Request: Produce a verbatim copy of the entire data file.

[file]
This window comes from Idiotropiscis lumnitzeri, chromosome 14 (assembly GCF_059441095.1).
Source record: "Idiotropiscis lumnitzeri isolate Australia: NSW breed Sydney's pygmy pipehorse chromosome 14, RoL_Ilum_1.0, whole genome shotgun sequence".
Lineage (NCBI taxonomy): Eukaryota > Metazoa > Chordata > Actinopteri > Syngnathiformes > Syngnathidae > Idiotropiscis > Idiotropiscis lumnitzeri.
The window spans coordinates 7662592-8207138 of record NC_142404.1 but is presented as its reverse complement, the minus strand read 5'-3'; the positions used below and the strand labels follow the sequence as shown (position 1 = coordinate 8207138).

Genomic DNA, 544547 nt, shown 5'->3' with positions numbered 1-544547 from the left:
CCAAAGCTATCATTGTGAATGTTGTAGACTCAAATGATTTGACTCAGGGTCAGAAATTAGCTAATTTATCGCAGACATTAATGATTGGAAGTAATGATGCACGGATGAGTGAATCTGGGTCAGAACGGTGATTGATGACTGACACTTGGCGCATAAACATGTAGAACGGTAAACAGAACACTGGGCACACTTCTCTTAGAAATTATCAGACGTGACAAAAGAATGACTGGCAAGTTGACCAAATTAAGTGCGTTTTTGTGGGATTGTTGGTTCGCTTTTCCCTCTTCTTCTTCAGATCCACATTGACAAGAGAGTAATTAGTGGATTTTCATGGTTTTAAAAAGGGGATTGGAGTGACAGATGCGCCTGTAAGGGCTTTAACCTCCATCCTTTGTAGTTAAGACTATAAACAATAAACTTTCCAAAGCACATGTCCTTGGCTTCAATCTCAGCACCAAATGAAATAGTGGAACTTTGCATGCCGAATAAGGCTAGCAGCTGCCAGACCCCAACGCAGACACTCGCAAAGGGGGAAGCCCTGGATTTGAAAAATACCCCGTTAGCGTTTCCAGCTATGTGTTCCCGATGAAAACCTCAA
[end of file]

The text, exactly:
This window comes from Idiotropiscis lumnitzeri, chromosome 14 (assembly GCF_059441095.1).
Source record: "Idiotropiscis lumnitzeri isolate Australia: NSW breed Sydney's pygmy pipehorse chromosome 14, RoL_Ilum_1.0, whole genome shotgun sequence".
Lineage (NCBI taxonomy): Eukaryota > Metazoa > Chordata > Actinopteri > Syngnathiformes > Syngnathidae > Idiotropiscis > Idiotropiscis lumnitzeri.
The window spans coordinates 7662592-8207138 of record NC_142404.1 but is presented as its reverse complement, the minus strand read 5'-3'; the positions used below and the strand labels follow the sequence as shown (position 1 = coordinate 8207138).

Genomic DNA, 544547 nt, shown 5'->3' with positions numbered 1-544547 from the left:
CCAAAGCTATCATTGTGAATGTTGTAGACTCAAATGATTTGACTCAGGGTCAGAAATTAGCTAATTTATCGCAGACATTAATGATTGGAAGTAATGATGCACGGATGAGTGAATCTGGGTCAGAACGGTGATTGATGACTGACACTTGGCGCATAAACATGTAGAACGGTAAACAGAACACTGGGCACACTTCTCTTAGAAATTATCAGACGTGACAAAAGAATGACTGGCAAGTTGACCAAATTAAGTGCGTTTTTGTGGGATTGTTGGTTCGCTTTTCCCTCTTCTTCTTCAGATCCACATTGACAAGAGAGTAATTAGTGGATTTTCATGGTTTTAAAAAGGGGATTGGAGTGACAGATGCGCCTGTAAGGGCTTTAACCTCCATCCTTTGTAGTTAAGACTATAAACAATAAACTTTCCAAAGCACATGTCCTTGGCTTCAATCTCAGCACCAAATGAAATAGTGGAACTTTGCATGCCGAATAAGGCTAGCAGCTGCCAGACCCCAACGCAGACACTCGCAAAGGGGGAAGCCCTGGATTTGAAAAATACCCCGTTAGCGTTTCCAGCTATGTGTTCCCGATGAAAACCTCAA